Anna’s Song

Amy Lemoine Stout

“Anna! Stay with your mother! Stay with your mother!”

The panicked shrill of a woman’s voice outside her window awoke Ms. Anna Braun of 37 Pine Street as if God himself had spoken into her ear. Heart beating wildly, she leaned up against the window. At the corner Anna could see the little girl who shared her name, dressed in a pink jumper, bouncing off of the city bus and skipping along the sidewalk while her mother scrambled to hold her hand. In her raven hair the little girl wore a blue bow that was faded and frayed and with every bounce it was slowly falling out of her sea of curls. [Read more...]

Aftermath

Fiorella de Maria

He could still hear the sound of her screams. It had been the day the long nightmare had begun, but he had not known it as he strapped her into the pushchair and took her out for a walk. It was a warm spring day and he had not bothered to fight with her to get her mittens on–there was really no need for them now–and they had walked towards the seafront because little Liljana liked looking out to sea at the distant boats and the little white tips of the waves when the wind ruffled the surface of the water. It had been mercifully quiet, too early in the year for the tourists who would soon invade the beach like giant, beer-scented lobsters, and too early in the day for the children to start pouring out of their classrooms. [Read more...]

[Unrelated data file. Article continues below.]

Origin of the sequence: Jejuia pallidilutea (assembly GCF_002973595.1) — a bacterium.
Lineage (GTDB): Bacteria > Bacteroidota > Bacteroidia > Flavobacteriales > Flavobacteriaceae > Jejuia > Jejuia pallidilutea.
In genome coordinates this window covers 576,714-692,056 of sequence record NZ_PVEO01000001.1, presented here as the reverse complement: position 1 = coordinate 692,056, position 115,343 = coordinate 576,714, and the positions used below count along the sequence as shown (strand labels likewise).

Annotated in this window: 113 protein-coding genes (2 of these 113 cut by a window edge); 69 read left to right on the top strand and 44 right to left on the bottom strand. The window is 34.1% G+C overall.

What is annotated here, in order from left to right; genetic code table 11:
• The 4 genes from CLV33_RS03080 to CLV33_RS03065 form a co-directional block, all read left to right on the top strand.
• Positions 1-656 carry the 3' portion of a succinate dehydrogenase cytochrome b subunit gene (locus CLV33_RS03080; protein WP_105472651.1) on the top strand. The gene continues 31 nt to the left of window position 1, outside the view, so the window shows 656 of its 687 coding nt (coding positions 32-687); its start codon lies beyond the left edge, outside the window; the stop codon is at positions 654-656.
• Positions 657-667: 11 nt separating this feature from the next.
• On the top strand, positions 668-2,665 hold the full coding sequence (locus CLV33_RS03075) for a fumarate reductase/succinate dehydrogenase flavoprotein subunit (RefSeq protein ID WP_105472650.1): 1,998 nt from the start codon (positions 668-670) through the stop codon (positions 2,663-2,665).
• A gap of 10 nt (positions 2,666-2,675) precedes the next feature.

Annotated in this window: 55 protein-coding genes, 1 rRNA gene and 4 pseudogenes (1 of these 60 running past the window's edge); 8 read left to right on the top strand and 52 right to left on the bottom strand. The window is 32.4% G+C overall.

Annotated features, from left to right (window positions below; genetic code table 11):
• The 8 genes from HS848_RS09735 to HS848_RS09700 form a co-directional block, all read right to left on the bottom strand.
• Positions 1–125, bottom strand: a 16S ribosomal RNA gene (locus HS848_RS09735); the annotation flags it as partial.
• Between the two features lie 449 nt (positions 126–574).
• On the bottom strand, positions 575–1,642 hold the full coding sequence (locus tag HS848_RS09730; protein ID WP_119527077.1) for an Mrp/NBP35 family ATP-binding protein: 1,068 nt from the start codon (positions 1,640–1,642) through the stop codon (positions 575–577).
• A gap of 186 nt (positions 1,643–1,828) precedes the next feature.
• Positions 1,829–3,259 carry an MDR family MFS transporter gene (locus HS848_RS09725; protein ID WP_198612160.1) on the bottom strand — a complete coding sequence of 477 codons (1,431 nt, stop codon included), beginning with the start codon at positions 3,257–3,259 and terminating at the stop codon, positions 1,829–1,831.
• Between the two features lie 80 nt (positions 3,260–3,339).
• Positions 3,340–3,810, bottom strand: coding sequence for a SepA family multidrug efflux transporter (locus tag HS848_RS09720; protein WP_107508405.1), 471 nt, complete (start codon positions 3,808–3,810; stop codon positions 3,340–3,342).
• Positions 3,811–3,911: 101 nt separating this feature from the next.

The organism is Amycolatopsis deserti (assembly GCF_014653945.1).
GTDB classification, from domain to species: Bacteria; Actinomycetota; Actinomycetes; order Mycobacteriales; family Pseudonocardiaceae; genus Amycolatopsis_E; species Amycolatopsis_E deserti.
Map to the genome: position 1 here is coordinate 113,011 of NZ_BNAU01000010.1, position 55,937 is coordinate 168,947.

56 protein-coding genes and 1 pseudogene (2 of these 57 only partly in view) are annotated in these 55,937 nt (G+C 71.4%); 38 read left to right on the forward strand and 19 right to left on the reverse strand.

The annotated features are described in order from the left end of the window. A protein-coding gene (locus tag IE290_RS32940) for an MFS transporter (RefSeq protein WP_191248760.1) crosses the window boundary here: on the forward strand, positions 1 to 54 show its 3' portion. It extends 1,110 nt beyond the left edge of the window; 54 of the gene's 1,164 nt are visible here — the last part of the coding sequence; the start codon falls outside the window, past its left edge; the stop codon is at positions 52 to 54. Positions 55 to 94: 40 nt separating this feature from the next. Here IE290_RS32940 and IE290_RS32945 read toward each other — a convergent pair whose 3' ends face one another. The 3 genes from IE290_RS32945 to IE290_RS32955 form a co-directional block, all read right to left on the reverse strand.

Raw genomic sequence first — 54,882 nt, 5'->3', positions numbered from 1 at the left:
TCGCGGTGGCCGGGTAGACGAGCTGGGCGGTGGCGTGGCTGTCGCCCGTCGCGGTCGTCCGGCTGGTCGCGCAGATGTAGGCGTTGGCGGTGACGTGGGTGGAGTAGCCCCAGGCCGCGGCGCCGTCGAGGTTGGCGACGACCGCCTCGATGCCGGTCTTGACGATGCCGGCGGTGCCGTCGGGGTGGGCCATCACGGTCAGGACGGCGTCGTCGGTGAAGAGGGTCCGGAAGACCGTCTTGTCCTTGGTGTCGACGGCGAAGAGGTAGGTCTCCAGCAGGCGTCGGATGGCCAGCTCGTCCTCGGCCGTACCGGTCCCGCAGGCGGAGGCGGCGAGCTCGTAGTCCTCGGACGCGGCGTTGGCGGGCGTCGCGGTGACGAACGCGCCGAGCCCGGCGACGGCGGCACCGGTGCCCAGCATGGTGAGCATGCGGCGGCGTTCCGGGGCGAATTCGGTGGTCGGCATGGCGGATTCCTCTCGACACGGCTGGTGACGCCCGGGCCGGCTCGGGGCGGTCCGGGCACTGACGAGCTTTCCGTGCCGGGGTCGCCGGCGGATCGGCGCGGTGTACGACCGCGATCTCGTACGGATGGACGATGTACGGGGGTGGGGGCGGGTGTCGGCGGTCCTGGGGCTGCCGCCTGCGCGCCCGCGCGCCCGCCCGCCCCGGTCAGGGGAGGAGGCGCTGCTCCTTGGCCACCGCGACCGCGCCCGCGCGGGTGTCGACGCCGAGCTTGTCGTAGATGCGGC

The Short Life of a Bird

Amy Kopecky

Yesterday I saw a baby bird. I was sweaty and hot because I just got out of gym class and we had played my favorite game—dodgeball. I’m the best in the third grade! Except for Brian. Brian’s even better than I am and pegs me in the head every time. The teacher never gets mad at him, even though head hits are illegal.

Gym is the one thing at school that I’m good at. Everyday I hear, “Conner, you could be getting A’s in all your classes if only you’d stop talking!” I don’t know why teachers don’t want me to talk. On TV kids always talk in class and the teacher never notices. Actually, teachers are a lot dumber on TV. [Read more...]

The Painted Veil

It took me a long time to warm up to this book, about 90 pages, in fact. As it’s not even 250 pages long, that’s a sizable warm-up period. I suspect that the original editors didn’t do such a good job, but, since it is at this point a book with a history, their original mistakes were left (lots of run-on sentences, a word missing from a sentence here and there, you get the idea). Also, it struck me as a trashy romance novel with no admirable characters. I was dismayed, as I generally trust recommendations from Heath Misley, a compatriot from my Wasting Time in the Western Tradition days in Manchester. So, I gritted my teeth, and pushed on. And I’m glad I did.